Sales managers must hold their salespeople accountable to the right level of sales activity.  To do this, you must have a success formula and a well-defined sales process so that you can identify where the choke points are for individuals when they fail to close “sure thing” opportunities.  You must also have a pipeline tool that actually helps you predict the possibility of an opportunity closing rather than a tool that just reports that there is activity in the pipeline.  And, finally, you must have a full pipeline – an anemic pipeline makes cowards out of salespeople. These are the tools you will need to help your salespeople be more assertive and close more business, more quickly, at higher margins.

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Let Silence Do the Heavy Lifting in Sales

Tags: Sales Strategies, close more sales, asking sales questions

A guest post by Mark Trinkle, Chief Sales Officer, Anthony Cole Training Group

Hello, darkness, my old friend.

I’ve come to talk with you again.

Because a vision, softly creeping,

Left its seeds while I was sleeping.

And the vision, that was planted in my brain,

Still remains…

Within the sound of silence.

 

So, that is the answer, courtesy of Simon & Garfunkel…And the question is this: “What song, released by a duo over 50 years ago, can help salespeople today?”

Yes, the unmistakable sound of silence. Wait a minute…does silence make a sound?  If you are a professional salesperson, you would say it absolutely does.  Susan Scott, the author of the wonderful book, “Fierce Conversations”, offers up some great advice when she suggests making your conversations more impact-ful by allow the silence to do the heavy lifting.

I think what Susan could have in mind are the hundreds of thousands of salespeople who treat silence like it is the Zika virus…they instantly run away from it.  But, what if silence was good within the context of having a powerful conversation?  What if silence led you a deeper level in a conversation?

Most salespeople are afraid of silence because they perceive it to be a) awkward or b) a sign that the prospect has checked out on them.  But, remember that you can speak much faster than people can listen…so sometimes they just need to be given time to allow their internal processor to catch up.

Here’s one more thing I have observed with salespeople.  They ask a great question….a killer question… the prospect goes radio silent…and then our salesperson ruins the moment by collapsing like a poorly dug prison tunnel.

Let the silence do the heavy lifting. I know it will be a strange feeling at first, but sometimes strange is actually a good thing.  Give your prospect some space to process the questions you ask them.

Thanks for listening. Now, go do some heavy lifting…actually, let the silence do the heavy lifting for you…and sell like a champion today.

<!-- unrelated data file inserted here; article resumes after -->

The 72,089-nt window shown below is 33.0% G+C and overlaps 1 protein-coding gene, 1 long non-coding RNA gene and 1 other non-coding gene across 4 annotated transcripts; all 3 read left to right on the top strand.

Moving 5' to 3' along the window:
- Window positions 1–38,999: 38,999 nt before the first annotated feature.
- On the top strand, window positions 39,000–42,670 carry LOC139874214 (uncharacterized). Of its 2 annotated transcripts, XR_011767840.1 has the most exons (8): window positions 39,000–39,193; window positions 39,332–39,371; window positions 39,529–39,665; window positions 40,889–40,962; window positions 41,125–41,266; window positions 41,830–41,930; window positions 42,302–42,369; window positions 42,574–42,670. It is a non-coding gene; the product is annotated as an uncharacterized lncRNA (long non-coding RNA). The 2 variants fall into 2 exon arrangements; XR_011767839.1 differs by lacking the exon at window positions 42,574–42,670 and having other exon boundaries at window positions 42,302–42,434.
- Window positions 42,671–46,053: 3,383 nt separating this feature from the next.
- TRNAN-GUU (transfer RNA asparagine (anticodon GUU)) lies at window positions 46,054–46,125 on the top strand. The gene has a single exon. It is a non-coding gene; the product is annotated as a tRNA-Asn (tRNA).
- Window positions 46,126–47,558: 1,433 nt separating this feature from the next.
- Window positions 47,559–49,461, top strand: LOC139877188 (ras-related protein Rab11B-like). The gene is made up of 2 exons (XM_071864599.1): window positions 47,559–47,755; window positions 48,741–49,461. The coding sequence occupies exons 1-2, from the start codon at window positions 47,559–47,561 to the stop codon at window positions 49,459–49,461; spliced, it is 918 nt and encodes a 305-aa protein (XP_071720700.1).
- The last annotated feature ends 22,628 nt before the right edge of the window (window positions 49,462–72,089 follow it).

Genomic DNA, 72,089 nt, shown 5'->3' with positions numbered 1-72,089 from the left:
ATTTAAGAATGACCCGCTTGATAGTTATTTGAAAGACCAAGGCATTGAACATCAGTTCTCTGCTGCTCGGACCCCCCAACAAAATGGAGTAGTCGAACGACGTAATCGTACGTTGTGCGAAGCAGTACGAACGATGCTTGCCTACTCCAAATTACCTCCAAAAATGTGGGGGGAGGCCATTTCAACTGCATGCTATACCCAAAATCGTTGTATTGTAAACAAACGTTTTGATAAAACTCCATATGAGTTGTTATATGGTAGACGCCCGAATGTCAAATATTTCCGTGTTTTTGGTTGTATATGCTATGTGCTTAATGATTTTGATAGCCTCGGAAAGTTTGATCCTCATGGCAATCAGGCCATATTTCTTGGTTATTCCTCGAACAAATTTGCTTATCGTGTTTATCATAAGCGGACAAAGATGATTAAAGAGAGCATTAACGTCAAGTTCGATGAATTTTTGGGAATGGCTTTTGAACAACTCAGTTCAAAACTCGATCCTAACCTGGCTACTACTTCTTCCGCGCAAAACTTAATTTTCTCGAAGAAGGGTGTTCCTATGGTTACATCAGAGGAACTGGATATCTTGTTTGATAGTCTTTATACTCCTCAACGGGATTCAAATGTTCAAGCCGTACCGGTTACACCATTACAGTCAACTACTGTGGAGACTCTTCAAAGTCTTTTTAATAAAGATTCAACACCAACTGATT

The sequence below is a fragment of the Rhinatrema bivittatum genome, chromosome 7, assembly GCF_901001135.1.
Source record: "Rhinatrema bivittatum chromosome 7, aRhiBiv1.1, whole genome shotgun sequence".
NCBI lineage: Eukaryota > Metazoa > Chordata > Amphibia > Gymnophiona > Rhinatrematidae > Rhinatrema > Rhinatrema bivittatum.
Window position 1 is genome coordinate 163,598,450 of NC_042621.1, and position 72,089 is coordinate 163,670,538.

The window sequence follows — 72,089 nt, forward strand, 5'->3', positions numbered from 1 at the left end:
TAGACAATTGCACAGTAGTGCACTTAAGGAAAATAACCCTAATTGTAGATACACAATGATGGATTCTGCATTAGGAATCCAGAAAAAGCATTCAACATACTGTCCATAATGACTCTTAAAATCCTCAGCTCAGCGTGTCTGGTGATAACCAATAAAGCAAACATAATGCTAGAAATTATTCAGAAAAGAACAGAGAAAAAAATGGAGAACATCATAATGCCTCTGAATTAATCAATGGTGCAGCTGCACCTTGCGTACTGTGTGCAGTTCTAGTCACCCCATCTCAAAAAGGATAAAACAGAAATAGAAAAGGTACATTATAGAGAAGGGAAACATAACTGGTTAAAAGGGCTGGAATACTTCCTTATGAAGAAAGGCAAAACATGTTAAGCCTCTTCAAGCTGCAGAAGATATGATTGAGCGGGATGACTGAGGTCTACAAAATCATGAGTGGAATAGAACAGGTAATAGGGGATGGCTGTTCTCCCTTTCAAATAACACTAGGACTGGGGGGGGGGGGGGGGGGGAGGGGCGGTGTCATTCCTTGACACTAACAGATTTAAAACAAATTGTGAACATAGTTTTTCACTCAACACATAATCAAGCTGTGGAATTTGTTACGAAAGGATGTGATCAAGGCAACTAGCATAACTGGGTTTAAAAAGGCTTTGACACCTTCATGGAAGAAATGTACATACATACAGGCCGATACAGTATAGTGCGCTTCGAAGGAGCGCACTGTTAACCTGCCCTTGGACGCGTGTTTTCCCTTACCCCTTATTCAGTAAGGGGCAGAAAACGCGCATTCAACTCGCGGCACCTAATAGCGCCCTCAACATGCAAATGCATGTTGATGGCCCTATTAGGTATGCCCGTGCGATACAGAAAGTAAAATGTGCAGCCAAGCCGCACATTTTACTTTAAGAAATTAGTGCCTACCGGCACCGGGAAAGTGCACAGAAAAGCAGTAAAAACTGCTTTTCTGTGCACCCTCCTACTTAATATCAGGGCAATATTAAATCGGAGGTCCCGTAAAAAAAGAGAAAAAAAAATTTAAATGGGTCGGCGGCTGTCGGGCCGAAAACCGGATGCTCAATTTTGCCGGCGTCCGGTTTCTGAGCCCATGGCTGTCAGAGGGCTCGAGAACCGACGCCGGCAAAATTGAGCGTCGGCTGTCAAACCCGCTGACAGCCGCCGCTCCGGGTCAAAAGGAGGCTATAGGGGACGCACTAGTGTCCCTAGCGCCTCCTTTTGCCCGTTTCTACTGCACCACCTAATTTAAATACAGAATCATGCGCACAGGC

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The 5 Why Questions Sales Prospects Ask

Tags: sales prospects, asking sales questions

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A guest blog post by Mark Trinkle, Chief Sales Officer, Anthony Cole Training Group

Why…Why…Why…Why…Why??????

My apologies for sounding like a 3-year old wondering why they need to stop doing something, start doing something, or eat something green and not so tasty off their plate.

So, here’s the deal. Do you know who else on occasion has a serious case of the whys?  You guessed it…your prospect.  For the record, prospects are also really good at simulating the temper tantrums of a three-year old when they don’t get their way.

Specifically, according to The Bridge Group, Inc., there are 5 Why Questions that most prospects ask themselves during the sales process:

  1. Why should they listen? I mean, after all, they were not expecting your call.  They were busy doing something and probably have a million things on their to-do list so why should they take the time to even listen to you as you interrupt their day?
  2. Why should they care? Let’s assume for just a minute they decided to listen.  What is going to resonate with your message to the point that it gets your prospect to care?
  3. Why should they change? Who knows how long the prospect has been on the course they are on today?  Why do something different?  Maybe things are going ok.
  4. Why should they pick you? There are probably lots of competitive options, so what is going to cause them to select you?
  5. Why now? Is there an urgency to act now?  What is going to compel or motivate the prospect to do something now instead of later?  Remember that a lack of urgency has torpedoed its share of sales opportunities.

 

Like it or not, your prospect is asking themselves these five questions….perhaps consciously so they are full aware of it or maybe it is being asked at a deeper subconscious level.

Either way, you better know the answers.

I guarantee you that your prospect does.

Thanks for tuning in…now go sell like a champion today.

Are Curve Balls Putting You in a Sales Slump?